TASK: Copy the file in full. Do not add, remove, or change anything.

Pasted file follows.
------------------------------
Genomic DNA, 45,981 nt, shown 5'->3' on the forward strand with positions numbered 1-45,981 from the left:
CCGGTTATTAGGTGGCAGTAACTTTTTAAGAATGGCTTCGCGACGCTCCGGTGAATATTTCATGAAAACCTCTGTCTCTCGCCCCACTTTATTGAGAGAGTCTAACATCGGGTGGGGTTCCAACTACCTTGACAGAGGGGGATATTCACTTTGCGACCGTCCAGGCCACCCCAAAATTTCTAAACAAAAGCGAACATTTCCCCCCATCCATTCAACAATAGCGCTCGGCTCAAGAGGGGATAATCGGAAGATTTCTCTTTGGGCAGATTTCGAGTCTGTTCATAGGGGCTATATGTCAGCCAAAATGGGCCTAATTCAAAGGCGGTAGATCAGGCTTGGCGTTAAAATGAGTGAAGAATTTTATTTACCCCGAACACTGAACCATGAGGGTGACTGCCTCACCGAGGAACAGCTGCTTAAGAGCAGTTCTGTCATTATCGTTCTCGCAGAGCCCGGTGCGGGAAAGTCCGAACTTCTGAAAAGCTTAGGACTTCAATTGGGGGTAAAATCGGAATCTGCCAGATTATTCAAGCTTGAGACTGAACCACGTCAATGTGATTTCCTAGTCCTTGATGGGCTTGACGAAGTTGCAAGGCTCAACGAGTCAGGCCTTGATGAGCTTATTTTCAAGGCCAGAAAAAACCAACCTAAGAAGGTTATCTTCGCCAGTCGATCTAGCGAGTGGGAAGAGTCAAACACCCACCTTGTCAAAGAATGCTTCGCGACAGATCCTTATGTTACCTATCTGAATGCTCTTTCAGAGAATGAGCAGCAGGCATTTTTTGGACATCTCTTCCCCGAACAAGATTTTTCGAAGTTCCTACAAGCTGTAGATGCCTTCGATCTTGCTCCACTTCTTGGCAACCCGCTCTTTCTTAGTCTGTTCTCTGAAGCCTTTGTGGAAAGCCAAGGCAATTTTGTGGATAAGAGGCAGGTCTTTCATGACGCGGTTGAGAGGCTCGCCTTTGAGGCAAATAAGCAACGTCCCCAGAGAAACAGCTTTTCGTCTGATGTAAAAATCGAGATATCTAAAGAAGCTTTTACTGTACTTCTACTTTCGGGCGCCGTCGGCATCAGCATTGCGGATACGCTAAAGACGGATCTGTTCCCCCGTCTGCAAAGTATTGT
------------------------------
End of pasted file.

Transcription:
Genomic DNA, 45,981 nt, shown 5'->3' on the forward strand with positions numbered 1-45,981 from the left:
CCGGTTATTAGGTGGCAGTAACTTTTTAAGAATGGCTTCGCGACGCTCCGGTGAATATTTCATGAAAACCTCTGTCTCTCGCCCCACTTTATTGAGAGAGTCTAACATCGGGTGGGGTTCCAACTACCTTGACAGAGGGGGATATTCACTTTGCGACCGTCCAGGCCACCCCAAAATTTCTAAACAAAAGCGAACATTTCCCCCCATCCATTCAACAATAGCGCTCGGCTCAAGAGGGGATAATCGGAAGATTTCTCTTTGGGCAGATTTCGAGTCTGTTCATAGGGGCTATATGTCAGCCAAAATGGGCCTAATTCAAAGGCGGTAGATCAGGCTTGGCGTTAAAATGAGTGAAGAATTTTATTTACCCCGAACACTGAACCATGAGGGTGACTGCCTCACCGAGGAACAGCTGCTTAAGAGCAGTTCTGTCATTATCGTTCTCGCAGAGCCCGGTGCGGGAAAGTCCGAACTTCTGAAAAGCTTAGGACTTCAATTGGGGGTAAAATCGGAATCTGCCAGATTATTCAAGCTTGAGACTGAACCACGTCAATGTGATTTCCTAGTCCTTGATGGGCTTGACGAAGTTGCAAGGCTCAACGAGTCAGGCCTTGATGAGCTTATTTTCAAGGCCAGAAAAAACCAACCTAAGAAGGTTATCTTCGCCAGTCGATCTAGCGAGTGGGAAGAGTCAAACACCCACCTTGTCAAAGAATGCTTCGCGACAGATCCTTATGTTACCTATCTGAATGCTCTTTCAGAGAATGAGCAGCAGGCATTTTTTGGACATCTCTTCCCCGAACAAGATTTTTCGAAGTTCCTACAAGCTGTAGATGCCTTCGATCTTGCTCCACTTCTTGGCAACCCGCTCTTTCTTAGTCTGTTCTCTGAAGCCTTTGTGGAAAGCCAAGGCAATTTTGTGGATAAGAGGCAGGTCTTTCATGACGCGGTTGAGAGGCTCGCCTTTGAGGCAAATAAGCAACGTCCCCAGAGAAACAGCTTTTCGTCTGATGTAAAAATCGAGATATCTAAAGAAGCTTTTACTGTACTTCTACTTTCGGGCGCCGTCGGCATCAGCATTGCGGATACGCTAAAGACGGATCTGTTCCCCCGTCTGCAAAGTATTGT